A subscriber to The Gamekeeper since his teens, Hughes was not just an ardent, but also skilled, fisherman. Canadian Professor Ehor Boyanowsky, a friend of the poet who went on a fishing trip with Hughes every year for a decade, describes him as “a true angler. Not the best caster, not a fly tier, not a rod techie, not even an aggressive wader, but someone who will catch fish if anyone can. A fish hawk.”

It was on one of their trips that Hughes triumphantly caught his biggest fish — a 19.5lb rainbow trout. Similarly, Hughes enjoyed hunting, having been his brother’s ‘retriever’ on their childhood expeditions, collecting the animals he shot before learning to use his brother’s gun himself. Though, unlike fishing, this was a practice he, one day, stopped abruptly. He came upon a wounded grouse when walking to Wuthering Heights with Plath and instinctively wrung its neck. His American wife was intensely horrified, prompting Hughes to declare that he never wanted to kill an animal again.


These most masculine of pursuits went far beyond hobbies for Hughes. They were essential to his existence. He once told Boyanowsky: “If they ever abolish fishing, I would have to leave the country. I’d have to go and live in a land where I can still keep hold of the world… To lose that would be like learning to live without kidneys.” Hughes was concerned that modern men had lost touch with their primal nature, with what made them men. “Nature is the cycle of life and death and the natural way of experiencing it is as a hunter-gatherer,” explains Boyanowsky. “His belief was that if you lost that connection and relied more on the virtual world — whether it be the media, video games, the artificial built-up world — we become diminished. We have to renew that connection.”

Experiencing nature first hand was, for Hughes, necessary to keep our humanity. “Fishing provides that connection with the whole living world,” he said. “It gives you the opportunity of being totally immersed, turning back into yourself in a good way.”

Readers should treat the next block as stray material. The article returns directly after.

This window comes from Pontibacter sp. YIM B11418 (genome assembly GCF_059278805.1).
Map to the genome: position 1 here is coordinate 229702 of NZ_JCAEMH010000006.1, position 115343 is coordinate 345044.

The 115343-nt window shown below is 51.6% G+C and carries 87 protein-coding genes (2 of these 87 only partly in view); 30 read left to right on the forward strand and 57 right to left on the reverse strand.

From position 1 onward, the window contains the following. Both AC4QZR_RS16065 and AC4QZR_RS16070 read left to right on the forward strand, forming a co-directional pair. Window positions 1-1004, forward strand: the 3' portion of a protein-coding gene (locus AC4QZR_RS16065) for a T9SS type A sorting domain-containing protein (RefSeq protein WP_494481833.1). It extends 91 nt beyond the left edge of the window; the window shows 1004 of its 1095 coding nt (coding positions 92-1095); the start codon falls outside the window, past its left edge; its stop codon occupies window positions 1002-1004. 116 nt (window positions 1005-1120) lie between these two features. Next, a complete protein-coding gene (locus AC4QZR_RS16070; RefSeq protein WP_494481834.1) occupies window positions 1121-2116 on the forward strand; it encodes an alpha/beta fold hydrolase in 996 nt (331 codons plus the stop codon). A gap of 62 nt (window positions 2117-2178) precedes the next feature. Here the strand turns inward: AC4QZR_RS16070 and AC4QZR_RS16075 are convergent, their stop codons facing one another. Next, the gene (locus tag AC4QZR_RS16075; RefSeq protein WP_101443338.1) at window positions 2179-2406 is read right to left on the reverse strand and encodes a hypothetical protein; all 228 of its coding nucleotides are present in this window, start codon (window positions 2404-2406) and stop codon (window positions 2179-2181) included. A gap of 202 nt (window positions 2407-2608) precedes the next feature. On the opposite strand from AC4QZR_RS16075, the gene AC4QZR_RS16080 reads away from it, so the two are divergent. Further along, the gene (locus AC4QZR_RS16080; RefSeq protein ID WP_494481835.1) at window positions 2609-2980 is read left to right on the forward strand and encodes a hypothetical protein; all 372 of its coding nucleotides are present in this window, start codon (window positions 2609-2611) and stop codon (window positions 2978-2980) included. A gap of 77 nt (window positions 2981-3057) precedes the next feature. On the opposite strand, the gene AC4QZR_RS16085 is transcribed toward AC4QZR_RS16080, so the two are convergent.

The furore over his personal life never abated and the natural world served increasingly as Hughes’ sanctuary. “He found the peace and solitude nature offered away from his painful experiences,” says Hadley. Out in the elements, he was no longer the brutal husband of the dead poet. “He’d arrive in Vancouver [for their fishing trip] and be anonymous,” remembers Boyanowsky. “He loved that. He loved the idea that he could go through the looking glass. Once I introduced him to an acquaintance who asked what he did, and he replied: ‘I’m a scribbler.’ It was like being reborn as a naive. There were no expectations on anyone’s part.”

This was a world in which Hughes felt he could comfortably be himself — an ease shown when he chose to give an incredibly rare interview to US fishing magazine Wild Steelhead & Salmon, which was published in 1999, after his death. Over the 6,500-word profile, his usual truculence was replaced with a convivial, easy manner. It was the last interview he ever gave.

After Hughes died from cancer following an 18-month illness, his remains were scattered at a secret spot, close to the source of Dartmoor’s River Taw. A fitting resting place of the man for whom the unforgiving terrain was always home. No noise, no labels, no judgement. As the inscription on the stone laid there says, he is simply “Ted Hughes”.

Savage Gods, Silver Ghosts by Ehor Boyanowsky is available on

(Image: Getty)